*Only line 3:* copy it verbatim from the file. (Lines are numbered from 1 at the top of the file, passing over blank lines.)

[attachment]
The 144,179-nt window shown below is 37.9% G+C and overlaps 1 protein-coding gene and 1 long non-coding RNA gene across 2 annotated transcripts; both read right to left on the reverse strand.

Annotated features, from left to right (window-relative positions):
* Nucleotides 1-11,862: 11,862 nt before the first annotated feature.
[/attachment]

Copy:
* Nucleotides 1-11,862: 11,862 nt before the first annotated feature.